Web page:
Using functional assessment and children's preferences to improve the behavior of young children with behavioral disorders

Kwang Sun C. Blair, John Umbreit, Candace S. Bos

Research output: Contribution to journalArticle

43 Scopus citations


Functional assessments conducted individually with four young children (ages 60-63 months) with behavioral disorders indicated that their behavior improved substantially when they engaged in preferred activities. An intervention in which these activities were imbedded within their existing curricula produced dramatic reductions in their problem behaviors. Probes conducted in nontargeted activities showed good generality with these children and with two nontargeted peers. Substantial increases in positive teacher interaction also occurred when the intervention was implemented. Treatment acceptability data indicated that the teachers strongly preferred the intervention over the instructional and behavior management procedures they had used previously. Finally, procedural reliability data indicated that the teachers could implement the intervention procedures properly even with limited training and support.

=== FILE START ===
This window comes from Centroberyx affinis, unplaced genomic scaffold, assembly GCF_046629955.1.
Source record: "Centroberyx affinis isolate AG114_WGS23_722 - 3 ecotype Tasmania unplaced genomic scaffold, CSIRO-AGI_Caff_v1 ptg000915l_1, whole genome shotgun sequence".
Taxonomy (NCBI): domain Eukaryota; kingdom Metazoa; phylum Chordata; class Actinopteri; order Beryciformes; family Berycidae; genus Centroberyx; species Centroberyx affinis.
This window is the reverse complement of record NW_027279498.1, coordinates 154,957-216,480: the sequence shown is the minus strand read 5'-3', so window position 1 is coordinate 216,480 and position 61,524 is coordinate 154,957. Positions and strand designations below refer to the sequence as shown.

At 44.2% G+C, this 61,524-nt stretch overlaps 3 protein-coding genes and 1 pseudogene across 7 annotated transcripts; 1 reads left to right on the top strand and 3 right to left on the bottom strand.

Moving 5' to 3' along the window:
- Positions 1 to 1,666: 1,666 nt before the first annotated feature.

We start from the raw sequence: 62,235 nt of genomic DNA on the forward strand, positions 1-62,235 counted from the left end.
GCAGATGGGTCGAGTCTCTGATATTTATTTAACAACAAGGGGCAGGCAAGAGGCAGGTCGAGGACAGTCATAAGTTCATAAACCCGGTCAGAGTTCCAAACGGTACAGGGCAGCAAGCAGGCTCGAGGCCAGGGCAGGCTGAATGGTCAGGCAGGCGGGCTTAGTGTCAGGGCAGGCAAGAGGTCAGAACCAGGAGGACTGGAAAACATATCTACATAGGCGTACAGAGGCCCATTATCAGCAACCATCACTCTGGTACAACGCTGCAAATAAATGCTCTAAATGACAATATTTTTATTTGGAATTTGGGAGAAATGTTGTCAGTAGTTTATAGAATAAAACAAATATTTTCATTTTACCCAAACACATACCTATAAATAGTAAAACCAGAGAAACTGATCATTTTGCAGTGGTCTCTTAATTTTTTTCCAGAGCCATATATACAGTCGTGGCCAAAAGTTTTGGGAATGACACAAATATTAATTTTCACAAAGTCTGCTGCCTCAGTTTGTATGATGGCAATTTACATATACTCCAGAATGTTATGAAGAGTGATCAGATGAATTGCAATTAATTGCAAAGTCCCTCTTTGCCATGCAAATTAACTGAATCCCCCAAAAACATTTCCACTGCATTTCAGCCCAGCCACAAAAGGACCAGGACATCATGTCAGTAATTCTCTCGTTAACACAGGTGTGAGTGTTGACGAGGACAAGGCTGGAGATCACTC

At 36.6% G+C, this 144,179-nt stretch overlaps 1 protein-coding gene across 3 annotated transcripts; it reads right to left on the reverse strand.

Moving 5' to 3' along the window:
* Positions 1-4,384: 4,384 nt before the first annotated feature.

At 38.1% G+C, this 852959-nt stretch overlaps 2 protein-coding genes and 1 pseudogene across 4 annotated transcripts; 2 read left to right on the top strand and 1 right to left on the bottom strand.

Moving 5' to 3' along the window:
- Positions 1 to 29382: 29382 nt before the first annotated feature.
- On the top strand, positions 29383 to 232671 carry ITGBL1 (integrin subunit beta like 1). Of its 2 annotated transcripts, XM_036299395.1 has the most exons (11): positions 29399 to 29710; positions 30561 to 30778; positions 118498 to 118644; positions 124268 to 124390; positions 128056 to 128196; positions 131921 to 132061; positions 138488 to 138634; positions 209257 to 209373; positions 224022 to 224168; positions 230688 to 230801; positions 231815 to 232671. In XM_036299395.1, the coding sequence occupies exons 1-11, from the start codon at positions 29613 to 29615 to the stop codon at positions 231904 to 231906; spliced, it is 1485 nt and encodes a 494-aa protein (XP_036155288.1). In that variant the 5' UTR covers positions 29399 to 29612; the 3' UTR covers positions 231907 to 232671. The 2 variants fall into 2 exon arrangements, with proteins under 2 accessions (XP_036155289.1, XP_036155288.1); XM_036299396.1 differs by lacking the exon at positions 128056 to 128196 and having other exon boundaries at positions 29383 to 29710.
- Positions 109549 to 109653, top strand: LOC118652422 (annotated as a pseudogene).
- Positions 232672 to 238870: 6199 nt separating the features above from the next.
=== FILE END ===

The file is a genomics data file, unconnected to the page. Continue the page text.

Original languageEnglish (US)
Pages (from-to)151-166
Number of pages16
JournalBehavioral Disorders
Issue number2
StatePublished - Feb 1 1999


ASJC Scopus subject areas

  • Education
  • Developmental and Educational Psychology
  • Clinical Psychology

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